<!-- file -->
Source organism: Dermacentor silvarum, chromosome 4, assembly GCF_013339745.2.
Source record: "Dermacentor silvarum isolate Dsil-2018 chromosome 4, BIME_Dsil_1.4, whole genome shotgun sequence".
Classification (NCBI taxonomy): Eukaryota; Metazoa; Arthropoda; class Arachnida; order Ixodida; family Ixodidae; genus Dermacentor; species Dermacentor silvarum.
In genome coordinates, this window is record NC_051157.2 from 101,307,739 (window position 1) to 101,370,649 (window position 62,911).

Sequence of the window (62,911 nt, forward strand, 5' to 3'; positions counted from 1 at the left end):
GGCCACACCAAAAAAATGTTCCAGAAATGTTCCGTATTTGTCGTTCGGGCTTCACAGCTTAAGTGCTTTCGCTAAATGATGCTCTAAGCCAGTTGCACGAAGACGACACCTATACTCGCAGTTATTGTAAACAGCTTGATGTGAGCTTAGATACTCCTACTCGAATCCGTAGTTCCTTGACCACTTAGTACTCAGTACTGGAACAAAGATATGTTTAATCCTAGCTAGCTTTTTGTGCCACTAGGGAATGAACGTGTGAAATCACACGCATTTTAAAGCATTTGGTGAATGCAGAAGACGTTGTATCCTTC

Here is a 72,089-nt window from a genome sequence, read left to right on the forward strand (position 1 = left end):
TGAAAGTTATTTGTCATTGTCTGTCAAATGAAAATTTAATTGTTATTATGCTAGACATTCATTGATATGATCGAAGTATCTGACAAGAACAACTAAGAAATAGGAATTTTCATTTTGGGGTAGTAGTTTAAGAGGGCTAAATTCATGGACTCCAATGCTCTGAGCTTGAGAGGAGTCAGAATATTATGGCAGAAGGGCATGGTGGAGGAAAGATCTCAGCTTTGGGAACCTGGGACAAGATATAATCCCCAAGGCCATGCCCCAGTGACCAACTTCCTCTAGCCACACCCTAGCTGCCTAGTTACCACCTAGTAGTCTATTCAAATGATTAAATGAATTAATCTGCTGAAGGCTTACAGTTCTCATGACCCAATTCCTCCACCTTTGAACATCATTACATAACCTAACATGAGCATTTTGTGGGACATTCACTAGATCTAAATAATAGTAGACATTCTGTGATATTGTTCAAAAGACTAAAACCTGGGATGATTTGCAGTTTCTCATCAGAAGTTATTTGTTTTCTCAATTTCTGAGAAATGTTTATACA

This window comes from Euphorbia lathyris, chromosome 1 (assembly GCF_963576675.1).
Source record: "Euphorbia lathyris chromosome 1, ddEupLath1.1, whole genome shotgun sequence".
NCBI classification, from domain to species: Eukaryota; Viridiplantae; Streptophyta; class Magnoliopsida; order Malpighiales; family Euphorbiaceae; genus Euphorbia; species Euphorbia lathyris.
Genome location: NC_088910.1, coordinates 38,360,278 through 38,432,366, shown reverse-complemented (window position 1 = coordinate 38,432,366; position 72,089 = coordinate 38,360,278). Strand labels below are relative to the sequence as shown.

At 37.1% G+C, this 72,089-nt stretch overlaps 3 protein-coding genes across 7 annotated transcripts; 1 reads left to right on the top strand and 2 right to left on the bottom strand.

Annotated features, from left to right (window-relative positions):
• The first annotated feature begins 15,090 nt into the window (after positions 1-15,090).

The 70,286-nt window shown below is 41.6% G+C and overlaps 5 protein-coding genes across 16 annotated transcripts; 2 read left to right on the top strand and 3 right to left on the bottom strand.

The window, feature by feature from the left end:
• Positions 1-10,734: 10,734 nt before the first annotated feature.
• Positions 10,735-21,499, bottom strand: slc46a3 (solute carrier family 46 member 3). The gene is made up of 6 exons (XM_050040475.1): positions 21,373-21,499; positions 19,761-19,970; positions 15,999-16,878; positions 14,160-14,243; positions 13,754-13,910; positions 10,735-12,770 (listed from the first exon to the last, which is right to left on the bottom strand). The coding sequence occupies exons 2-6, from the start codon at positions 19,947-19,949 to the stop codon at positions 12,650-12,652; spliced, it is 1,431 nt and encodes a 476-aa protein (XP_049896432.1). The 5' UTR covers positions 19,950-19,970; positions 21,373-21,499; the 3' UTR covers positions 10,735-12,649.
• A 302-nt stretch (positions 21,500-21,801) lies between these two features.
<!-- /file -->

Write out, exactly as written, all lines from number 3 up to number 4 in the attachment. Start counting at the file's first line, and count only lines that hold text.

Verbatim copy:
Classification (NCBI taxonomy): Eukaryota; Metazoa; Arthropoda; class Arachnida; order Ixodida; family Ixodidae; genus Dermacentor; species Dermacentor silvarum.
In genome coordinates, this window is record NC_051157.2 from 101,307,739 (window position 1) to 101,370,649 (window position 62,911).